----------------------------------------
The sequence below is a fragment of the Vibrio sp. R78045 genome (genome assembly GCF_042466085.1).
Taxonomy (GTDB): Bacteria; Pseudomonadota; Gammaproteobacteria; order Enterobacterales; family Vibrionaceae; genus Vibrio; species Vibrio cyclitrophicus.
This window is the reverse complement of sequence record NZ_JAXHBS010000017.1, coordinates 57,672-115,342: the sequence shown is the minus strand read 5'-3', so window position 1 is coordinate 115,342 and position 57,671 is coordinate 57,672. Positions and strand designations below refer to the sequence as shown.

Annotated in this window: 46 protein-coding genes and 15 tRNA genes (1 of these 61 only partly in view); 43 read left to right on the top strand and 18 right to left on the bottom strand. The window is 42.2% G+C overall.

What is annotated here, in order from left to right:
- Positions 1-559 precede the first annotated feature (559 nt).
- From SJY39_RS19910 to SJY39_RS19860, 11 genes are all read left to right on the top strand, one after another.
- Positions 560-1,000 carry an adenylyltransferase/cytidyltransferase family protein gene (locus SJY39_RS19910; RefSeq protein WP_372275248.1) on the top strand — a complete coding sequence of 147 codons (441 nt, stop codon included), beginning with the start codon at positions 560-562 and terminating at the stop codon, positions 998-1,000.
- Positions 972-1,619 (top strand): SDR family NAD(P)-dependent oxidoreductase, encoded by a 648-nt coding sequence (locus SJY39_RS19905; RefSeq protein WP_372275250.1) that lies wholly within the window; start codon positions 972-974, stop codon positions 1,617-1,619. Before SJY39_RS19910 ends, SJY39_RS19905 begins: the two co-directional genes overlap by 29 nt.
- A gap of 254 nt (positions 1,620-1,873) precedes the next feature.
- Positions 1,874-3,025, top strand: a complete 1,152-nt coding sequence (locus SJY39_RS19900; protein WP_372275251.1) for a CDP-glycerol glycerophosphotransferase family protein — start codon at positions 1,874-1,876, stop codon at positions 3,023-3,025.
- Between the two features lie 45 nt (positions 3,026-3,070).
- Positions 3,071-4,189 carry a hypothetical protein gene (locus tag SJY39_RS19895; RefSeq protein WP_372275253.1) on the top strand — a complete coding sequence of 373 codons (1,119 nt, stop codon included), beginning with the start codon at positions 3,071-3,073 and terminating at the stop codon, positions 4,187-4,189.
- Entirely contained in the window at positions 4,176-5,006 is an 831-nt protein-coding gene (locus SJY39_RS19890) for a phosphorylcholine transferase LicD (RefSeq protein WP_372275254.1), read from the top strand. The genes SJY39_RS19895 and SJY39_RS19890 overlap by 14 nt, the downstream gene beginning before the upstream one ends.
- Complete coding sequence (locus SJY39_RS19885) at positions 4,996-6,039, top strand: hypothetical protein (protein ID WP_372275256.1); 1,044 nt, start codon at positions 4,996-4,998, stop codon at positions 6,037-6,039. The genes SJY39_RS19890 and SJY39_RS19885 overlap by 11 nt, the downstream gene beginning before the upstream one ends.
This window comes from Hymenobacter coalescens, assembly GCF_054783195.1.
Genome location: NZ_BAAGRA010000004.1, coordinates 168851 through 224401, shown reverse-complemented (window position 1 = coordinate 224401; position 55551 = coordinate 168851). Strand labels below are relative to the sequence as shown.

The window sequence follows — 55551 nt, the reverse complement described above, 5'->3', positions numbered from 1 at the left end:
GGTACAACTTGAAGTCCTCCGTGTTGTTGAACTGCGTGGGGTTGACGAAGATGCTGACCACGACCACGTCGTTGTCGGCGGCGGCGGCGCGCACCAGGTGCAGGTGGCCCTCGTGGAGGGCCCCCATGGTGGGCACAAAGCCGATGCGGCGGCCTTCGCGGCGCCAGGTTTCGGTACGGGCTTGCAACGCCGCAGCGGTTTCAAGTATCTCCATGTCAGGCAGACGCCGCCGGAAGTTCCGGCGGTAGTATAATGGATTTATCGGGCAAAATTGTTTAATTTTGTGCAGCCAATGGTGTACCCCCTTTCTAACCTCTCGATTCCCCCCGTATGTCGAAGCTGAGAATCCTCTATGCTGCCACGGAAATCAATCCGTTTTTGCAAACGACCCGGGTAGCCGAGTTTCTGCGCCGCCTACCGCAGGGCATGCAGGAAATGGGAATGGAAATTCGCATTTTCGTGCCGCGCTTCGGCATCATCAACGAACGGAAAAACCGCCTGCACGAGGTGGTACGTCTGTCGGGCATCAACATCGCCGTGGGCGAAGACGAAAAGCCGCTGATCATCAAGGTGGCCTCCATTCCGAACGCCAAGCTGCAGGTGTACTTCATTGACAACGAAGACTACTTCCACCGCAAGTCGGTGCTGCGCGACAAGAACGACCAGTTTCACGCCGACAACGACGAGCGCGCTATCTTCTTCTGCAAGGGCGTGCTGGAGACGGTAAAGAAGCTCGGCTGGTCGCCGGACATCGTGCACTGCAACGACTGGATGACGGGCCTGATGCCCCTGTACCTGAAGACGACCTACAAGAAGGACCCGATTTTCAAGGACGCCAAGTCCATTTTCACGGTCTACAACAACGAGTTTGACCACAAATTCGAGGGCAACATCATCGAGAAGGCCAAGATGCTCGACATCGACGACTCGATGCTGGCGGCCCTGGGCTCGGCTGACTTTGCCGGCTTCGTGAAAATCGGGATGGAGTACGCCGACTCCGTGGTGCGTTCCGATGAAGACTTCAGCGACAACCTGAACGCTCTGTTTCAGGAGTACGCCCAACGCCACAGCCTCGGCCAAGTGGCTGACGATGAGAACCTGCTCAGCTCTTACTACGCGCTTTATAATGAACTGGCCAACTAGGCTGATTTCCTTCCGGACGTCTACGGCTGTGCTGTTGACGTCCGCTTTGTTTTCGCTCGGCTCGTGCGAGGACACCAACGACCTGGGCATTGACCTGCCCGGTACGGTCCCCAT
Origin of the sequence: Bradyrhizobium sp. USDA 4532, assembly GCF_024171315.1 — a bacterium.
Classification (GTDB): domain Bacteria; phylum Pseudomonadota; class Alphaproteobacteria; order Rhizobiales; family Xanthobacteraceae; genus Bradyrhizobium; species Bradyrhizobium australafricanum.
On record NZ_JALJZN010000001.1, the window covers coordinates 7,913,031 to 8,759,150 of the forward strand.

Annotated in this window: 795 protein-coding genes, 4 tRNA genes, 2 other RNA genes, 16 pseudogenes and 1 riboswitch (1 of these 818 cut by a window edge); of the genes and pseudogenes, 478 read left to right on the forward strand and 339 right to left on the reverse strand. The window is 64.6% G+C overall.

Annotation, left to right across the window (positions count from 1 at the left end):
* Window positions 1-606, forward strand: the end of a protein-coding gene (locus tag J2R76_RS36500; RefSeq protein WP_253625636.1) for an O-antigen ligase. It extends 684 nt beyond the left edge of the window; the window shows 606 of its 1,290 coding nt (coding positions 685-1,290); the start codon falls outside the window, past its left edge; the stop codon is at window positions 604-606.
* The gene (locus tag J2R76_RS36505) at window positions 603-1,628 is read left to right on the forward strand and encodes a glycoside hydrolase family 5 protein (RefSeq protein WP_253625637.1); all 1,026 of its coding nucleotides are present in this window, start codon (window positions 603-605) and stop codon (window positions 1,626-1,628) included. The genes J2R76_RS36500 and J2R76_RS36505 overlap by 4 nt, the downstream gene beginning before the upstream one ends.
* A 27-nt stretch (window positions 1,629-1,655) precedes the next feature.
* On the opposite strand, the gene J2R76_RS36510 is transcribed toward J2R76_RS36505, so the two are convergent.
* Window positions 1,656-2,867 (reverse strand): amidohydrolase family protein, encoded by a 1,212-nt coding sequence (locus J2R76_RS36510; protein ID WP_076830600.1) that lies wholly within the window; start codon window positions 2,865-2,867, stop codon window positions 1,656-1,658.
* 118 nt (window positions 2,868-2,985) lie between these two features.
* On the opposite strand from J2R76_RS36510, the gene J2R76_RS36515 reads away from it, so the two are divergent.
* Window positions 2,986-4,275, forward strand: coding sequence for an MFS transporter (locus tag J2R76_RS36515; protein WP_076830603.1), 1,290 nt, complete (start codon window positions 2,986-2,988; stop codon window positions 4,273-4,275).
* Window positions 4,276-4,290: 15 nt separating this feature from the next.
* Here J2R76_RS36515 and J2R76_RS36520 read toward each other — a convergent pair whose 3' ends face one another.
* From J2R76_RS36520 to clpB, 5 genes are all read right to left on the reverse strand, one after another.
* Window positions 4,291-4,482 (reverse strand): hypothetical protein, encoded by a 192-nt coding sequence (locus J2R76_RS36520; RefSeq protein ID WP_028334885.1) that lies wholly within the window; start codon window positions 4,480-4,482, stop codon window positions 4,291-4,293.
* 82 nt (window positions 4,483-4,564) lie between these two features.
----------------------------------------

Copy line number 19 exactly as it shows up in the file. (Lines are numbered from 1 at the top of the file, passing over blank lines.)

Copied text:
GGTACAACTTGAAGTCCTCCGTGTTGTTGAACTGCGTGGGGTTGACGAAGATGCTGACCACGACCACGTCGTTGTCGGCGGCGGCGGCGCGCACCAGGTGCAGGTGGCCCTCGTGGAGGGCCCCCATGGTGGGCACAAAGCCGATGCGGCGGCCTTCGCGGCGCCAGGTTTCGGTACGGGCTTGCAACGCCGCAGCGGTTTCAAGTATCTCCATGTCAGGCAGACGCCGCCGGAAGTTCCGGCGGTAGTATAATGGATTTATCGGGCAAAATTGTTTAATTTTGTGCAGCCAATGGTGTACCCCCTTTCTAACCTCTCGATTCCCCCCGTATGTCGAAGCTGAGAATCCTCTATGCTGCCACGGAAATCAATCCGTTTTTGCAAACGACCCGGGTAGCCGAGTTTCTGCGCCGCCTACCGCAGGGCATGCAGGAAATGGGAATGGAAATTCGCATTTTCGTGCCGCGCTTCGGCATCATCAACGAACGGAAAAACCGCCTGCACGAGGTGGTACGTCTGTCGGGCATCAACATCGCCGTGGGCGAAGACGAAAAGCCGCTGATCATCAAGGTGGCCTCCATTCCGAACGCCAAGCTGCAGGTGTACTTCATTGACAACGAAGACTACTTCCACCGCAAGTCGGTGCTGCGCGACAAGAACGACCAGTTTCACGCCGACAACGACGAGCGCGCTATCTTCTTCTGCAAGGGCGTGCTGGAGACGGTAAAGAAGCTCGGCTGGTCGCCGGACATCGTGCACTGCAACGACTGGATGACGGGCCTGATGCCCCTGTACCTGAAGACGACCTACAAGAAGGACCCGATTTTCAAGGACGCCAAGTCCATTTTCACGGTCTACAACAACGAGTTTGACCACAAATTCGAGGGCAACATCATCGAGAAGGCCAAGATGCTCGACATCGACGACTCGATGCTGGCGGCCCTGGGCTCGGCTGACTTTGCCGGCTTCGTGAAAATCGGGATGGAGTACGCCGACTCCGTGGTGCGTTCCGATGAAGACTTCAGCGACAACCTGAACGCTCTGTTTCAGGAGTACGCCCAACGCCACAGCCTCGGCCAAGTGGCTGACGATGAGAACCTGCTCAGCTCTTACTACGCGCTTTATAATGAACTGGCCAACTAGGCTGATTTCCTTCCGGACGTCTACGGCTGTGCTGTTGACGTCCGCTTTGTTTTCGCTCGGCTCGTGCGAGGACACCAACGACCTGGGCATTGACCTGCCCGGTACGGTCCCCAT